The Achilles tendon is a strong fibrous cord that connects the muscles in the back of your calf to your heel bone. It allows you to move your foot downwards and upwards. Pain in the Achilles tendon can be caused by overuse or tightness of the tendon and can lead to a painful thickening of the tendon known as Achilles tendinitis or tendinosis.
If you overstretch your Achilles tendon, or you were involved in an accident that ruptured or cut the Achilles tendon, damage may be complete or partial. Achilles tendon injuries mainly occur in people who are involved in sporting activities and athletes.
An Achilles tendon rupture usually occurs where the tendon is closest to the heel bone. Rupture or injury normally occurs here because there is limited blood flow in this part of the tendon.
Achilles tendon ruptures, tears or injuries are often caused by a sudden increase in the stress exerted on the Achilles tendon or injuries from accidents. It is more common in men than in women and in high-impact sports such as jumping, football, basketball and running. Falling or stepping into a deep hole can cause your Achilles’ tendon to rupture. If you are between the ages of 30 to 40, or older, you’re at higher risk of Achilles tendon rupture.
Injecting steroids into the ankle joint can weaken nearby tendons, leading to easy rupture of the Achilles tendon. Fluoroquinolone antibiotics such as ciprofloxacin or levofloxacin, can increase the risk of Achilles tendon rupture. Excess weight can put a lot of pressure on the Achilles’ tendon which can lead to rupture as well.
If you are experiencing Achilles tendinitis/tendinosis, you may have the following symptoms:
Partial or complete rupture can include the follow symptoms:
During diagnosis, your doctor will conduct a physical exam to inspect your lower leg for tenderness and swelling. We’ll perform a series of physical tests to determine the extent of your injury. Your doctor may also order imaging scans such as MRI, X-ray, or ultrasound to examine the internal structure of your leg and evaluate the health of your Achilles’ tendon.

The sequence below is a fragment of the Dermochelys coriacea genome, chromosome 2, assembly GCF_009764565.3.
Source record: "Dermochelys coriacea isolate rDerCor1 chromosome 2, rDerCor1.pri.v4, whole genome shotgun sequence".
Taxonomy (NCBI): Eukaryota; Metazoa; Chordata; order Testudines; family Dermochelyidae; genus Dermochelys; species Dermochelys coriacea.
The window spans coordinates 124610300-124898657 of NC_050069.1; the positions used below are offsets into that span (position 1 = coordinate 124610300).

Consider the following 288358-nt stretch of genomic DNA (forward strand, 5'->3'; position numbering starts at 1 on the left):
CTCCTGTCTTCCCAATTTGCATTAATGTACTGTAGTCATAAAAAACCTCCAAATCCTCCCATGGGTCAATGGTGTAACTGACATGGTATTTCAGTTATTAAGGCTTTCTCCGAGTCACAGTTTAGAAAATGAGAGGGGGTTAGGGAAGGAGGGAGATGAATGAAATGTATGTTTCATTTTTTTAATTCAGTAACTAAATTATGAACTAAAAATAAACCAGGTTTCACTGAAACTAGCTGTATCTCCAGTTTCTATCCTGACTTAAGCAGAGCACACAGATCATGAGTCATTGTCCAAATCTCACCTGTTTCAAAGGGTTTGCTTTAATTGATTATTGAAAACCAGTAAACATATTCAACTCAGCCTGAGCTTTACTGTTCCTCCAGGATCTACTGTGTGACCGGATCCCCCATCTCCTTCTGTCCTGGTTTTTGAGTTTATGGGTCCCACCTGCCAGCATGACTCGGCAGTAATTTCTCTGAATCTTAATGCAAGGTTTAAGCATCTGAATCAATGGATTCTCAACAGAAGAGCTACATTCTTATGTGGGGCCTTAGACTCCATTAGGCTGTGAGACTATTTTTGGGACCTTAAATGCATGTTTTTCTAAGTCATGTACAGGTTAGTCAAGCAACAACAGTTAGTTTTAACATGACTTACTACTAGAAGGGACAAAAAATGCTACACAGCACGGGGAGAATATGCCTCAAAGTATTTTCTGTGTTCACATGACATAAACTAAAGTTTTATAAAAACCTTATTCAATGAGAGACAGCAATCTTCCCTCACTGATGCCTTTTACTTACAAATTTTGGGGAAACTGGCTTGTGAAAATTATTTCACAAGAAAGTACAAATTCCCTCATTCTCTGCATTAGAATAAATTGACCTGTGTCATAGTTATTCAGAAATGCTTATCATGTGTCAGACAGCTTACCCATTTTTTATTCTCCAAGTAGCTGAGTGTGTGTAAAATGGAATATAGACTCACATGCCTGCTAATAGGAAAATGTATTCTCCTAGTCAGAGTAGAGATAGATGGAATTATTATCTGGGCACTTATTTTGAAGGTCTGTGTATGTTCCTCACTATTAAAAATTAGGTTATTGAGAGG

Treatment for Achilles tendon rupture often depends on your age, severity of the condition, and activity level. Younger people may require surgery to repair a completely ruptured Achilles tendon while older people may require nonsurgical management and treatment.
Treatment for partial tears and minor ankle injuries includes home remedies such as:
Rest. You should always rest and avoid activities that cause pain, swelling or discomfort. Also, limit the amount of walking and weight-bearing on the injured ankle.
Ice. Apply an ice pack on the pain area for 15 to 20 minutes and repeat it every two to three hours while you’re awake. Do not apply ice packs directly to your skin. Wrap the ice pack in a towel before placing it. Talk with your doctor first before applying ice if you have vascular disease, diabetes or decreased sensation.
Compression. Compress the ankle with an elastic bandage until the swelling stops. Do not compress too tightly as this can hinder your circulation.
Elevation. Elevate your ankle above the level of your heart, especially at night to reduce swelling. Gravity helps reduce swelling by draining excess fluid.
In most cases, over-the-counter pain relievers such as ibuprofen (Advil, Motrin IB, others) or naproxen sodium (Aleve, others) or acetaminophen (Tylenol) are enough to relieve the pain. In addition to medications, you should limit movements and avoid high-impact activities
Stretching and muscle strengthening can help improve your condition, especially if you have